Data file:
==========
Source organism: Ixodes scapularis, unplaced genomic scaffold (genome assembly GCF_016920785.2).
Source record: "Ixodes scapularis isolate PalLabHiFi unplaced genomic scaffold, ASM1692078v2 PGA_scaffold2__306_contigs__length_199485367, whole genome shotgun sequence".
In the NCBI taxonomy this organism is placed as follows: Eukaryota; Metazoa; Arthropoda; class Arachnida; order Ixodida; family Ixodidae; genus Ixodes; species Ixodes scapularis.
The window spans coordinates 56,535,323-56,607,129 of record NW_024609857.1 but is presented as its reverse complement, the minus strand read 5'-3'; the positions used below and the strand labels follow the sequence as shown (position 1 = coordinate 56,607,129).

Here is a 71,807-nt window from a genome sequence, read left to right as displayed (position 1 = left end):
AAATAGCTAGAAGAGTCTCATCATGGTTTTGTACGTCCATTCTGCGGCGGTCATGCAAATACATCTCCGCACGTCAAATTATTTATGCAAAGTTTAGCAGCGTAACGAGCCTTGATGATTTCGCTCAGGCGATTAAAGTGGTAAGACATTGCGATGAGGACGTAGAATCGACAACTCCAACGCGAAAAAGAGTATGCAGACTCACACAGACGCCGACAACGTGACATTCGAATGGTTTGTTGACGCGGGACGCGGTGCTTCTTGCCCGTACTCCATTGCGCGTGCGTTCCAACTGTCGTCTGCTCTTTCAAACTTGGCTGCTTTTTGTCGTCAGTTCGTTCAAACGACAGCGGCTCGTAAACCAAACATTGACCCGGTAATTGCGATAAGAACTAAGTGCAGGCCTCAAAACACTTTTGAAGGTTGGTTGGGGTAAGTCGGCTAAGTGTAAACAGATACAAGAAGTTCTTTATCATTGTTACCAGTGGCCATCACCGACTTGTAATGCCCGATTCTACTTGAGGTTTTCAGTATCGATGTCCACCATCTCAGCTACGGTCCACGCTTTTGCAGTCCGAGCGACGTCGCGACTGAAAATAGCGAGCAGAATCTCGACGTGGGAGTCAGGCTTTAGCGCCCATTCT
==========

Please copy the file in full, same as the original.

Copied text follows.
Source organism: Ixodes scapularis, unplaced genomic scaffold (genome assembly GCF_016920785.2).
Source record: "Ixodes scapularis isolate PalLabHiFi unplaced genomic scaffold, ASM1692078v2 PGA_scaffold2__306_contigs__length_199485367, whole genome shotgun sequence".
In the NCBI taxonomy this organism is placed as follows: Eukaryota; Metazoa; Arthropoda; class Arachnida; order Ixodida; family Ixodidae; genus Ixodes; species Ixodes scapularis.
The window spans coordinates 56,535,323-56,607,129 of record NW_024609857.1 but is presented as its reverse complement, the minus strand read 5'-3'; the positions used below and the strand labels follow the sequence as shown (position 1 = coordinate 56,607,129).

Here is a 71,807-nt window from a genome sequence, read left to right as displayed (position 1 = left end):
AAATAGCTAGAAGAGTCTCATCATGGTTTTGTACGTCCATTCTGCGGCGGTCATGCAAATACATCTCCGCACGTCAAATTATTTATGCAAAGTTTAGCAGCGTAACGAGCCTTGATGATTTCGCTCAGGCGATTAAAGTGGTAAGACATTGCGATGAGGACGTAGAATCGACAACTCCAACGCGAAAAAGAGTATGCAGACTCACACAGACGCCGACAACGTGACATTCGAATGGTTTGTTGACGCGGGACGCGGTGCTTCTTGCCCGTACTCCATTGCGCGTGCGTTCCAACTGTCGTCTGCTCTTTCAAACTTGGCTGCTTTTTGTCGTCAGTTCGTTCAAACGACAGCGGCTCGTAAACCAAACATTGACCCGGTAATTGCGATAAGAACTAAGTGCAGGCCTCAAAACACTTTTGAAGGTTGGTTGGGGTAAGTCGGCTAAGTGTAAACAGATACAAGAAGTTCTTTATCATTGTTACCAGTGGCCATCACCGACTTGTAATGCCCGATTCTACTTGAGGTTTTCAGTATCGATGTCCACCATCTCAGCTACGGTCCACGCTTTTGCAGTCCGAGCGACGTCGCGACTGAAAATAGCGAGCAGAATCTCGACGTGGGAGTCAGGCTTTAGCGCCCATTCT